There has been debate in our time about the concept of sinful structures and some have said that it is nonsense. Sin applies to people, not to structures. But as we have become cognizant of the mechanics by which people become oppressed, impoverished, and excluded, we have to say that the structures of society that put them there, that hold them there, are the cumulative behavior of human beings. Structures don't have an existence of their own. They are the predictable patterns of behavior of human beings. And if they are the behavior of human beings, then we are responsible for the way we behave even if it is happening in very large numbers, in very complicated patterns of organization.
Ultimately, these things do not run themselves. We do them, and to the extent that we are doing them, we can undo them. It may be very difficult, it may be very complicated, it may call for the concerted efforts of many people. It may call for the expertise of many different people, from very different academic disciplines and practical competencies. With the shift in our understanding of sin in general there has come a series of questions about the concept of original sin. The concept of original sin begins, of course, with a difficult story. It begins with the story of Genesis 3 and it asks, where does evil and confusion come from? The story you know so well is about the serpent and the tree and Eve and Adam. The story is saying that wherever evil comes from, it couldn't come from God. But on the other hand evil seems more powerful than individual people. And so the story says, it seems to come from outside of us although we don't know how. It talked about the serpent, and if you have to draw the serpent, I think you have to draw it like a question mark.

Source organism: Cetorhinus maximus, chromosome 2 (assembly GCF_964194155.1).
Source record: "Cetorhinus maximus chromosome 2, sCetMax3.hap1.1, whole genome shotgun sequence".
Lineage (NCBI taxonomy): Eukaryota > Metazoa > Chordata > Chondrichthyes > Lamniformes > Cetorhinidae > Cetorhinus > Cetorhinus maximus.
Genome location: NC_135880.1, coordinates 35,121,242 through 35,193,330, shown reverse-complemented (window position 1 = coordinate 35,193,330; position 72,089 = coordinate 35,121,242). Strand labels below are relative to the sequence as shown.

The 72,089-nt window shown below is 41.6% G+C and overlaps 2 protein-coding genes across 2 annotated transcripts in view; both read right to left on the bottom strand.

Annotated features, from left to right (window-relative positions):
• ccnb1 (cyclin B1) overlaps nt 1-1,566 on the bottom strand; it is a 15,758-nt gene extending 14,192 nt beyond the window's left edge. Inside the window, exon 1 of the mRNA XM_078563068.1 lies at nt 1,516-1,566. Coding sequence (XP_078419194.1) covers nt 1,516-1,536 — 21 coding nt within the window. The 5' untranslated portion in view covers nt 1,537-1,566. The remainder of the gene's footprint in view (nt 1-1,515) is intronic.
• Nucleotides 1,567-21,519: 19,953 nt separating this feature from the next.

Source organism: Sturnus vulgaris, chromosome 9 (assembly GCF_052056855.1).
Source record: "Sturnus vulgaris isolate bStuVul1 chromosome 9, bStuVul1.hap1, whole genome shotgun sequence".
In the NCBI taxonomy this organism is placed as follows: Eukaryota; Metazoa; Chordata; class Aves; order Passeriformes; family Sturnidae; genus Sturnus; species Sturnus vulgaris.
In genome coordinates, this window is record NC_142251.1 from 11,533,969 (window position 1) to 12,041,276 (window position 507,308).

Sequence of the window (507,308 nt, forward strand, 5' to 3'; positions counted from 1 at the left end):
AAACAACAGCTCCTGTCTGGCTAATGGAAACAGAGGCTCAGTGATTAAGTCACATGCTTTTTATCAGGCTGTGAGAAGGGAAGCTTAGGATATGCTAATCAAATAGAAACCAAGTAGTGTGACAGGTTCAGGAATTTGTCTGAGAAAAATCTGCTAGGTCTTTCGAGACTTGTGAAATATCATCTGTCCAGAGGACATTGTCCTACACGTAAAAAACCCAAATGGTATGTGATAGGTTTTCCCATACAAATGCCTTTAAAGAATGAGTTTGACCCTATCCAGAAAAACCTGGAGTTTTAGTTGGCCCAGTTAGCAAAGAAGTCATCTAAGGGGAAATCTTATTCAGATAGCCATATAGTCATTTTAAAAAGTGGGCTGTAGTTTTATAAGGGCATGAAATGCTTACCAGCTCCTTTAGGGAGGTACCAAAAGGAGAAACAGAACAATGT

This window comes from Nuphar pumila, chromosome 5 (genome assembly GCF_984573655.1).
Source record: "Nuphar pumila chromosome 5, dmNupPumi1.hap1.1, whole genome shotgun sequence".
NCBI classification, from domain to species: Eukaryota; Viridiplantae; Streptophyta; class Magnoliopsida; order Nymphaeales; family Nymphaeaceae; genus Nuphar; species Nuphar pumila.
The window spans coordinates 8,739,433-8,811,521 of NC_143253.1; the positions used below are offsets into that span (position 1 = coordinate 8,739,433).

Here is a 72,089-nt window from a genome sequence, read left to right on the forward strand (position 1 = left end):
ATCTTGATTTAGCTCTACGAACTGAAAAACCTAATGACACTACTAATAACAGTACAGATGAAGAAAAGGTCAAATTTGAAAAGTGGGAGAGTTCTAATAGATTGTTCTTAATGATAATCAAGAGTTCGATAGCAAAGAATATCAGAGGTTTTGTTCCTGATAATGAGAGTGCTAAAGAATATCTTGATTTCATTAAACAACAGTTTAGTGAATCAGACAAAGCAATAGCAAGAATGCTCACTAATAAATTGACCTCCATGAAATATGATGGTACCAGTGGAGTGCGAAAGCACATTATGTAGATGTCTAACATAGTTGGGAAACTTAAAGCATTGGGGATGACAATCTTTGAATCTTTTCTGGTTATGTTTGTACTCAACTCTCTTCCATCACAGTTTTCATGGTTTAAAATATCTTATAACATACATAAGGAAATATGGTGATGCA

Where does the evil come from? We don't understand, but we do understand that it seems to be more powerful than we are, individually. The figure of Eve, like the figure of other female characters in Scripture, represents always not just the woman, but the collectivity, the people, the tradition, the nation. In the case of Eve, we have a very subtle answer to the question of evil. Wherever it comes from, whether from the question mark serpent, what is clear is that when the individual comes upon the scene, comes into the world, society hands on the temptation. The source of life, mother of the living, is not only a woman, it is in the story, society, tradition, culture, the whole community. When the individual comes on the scene, the community already passes on a distortion.
Out of that we build the doctrine of original sin. And what is the important thing that the doctrine of original sin is saying to us? It is saying that you cannot accept the existing values, laws, and expectations of society as simply coming from God. You will have to question them because there is an element of unrightness, an aspect of distortion in them. We are saying that when we talk about the good news of our Lord Jesus Christ as being good news of redemption, we are talking about being set free from a state of affairs that isn't right.